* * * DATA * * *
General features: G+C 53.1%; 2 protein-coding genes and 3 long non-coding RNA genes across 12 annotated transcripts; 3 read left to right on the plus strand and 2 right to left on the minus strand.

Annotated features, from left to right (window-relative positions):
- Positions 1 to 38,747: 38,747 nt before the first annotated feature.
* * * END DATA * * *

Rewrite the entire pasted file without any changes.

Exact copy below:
General features: G+C 53.1%; 2 protein-coding genes and 3 long non-coding RNA genes across 12 annotated transcripts; 3 read left to right on the plus strand and 2 right to left on the minus strand.

Annotated features, from left to right (window-relative positions):
- Positions 1 to 38,747: 38,747 nt before the first annotated feature.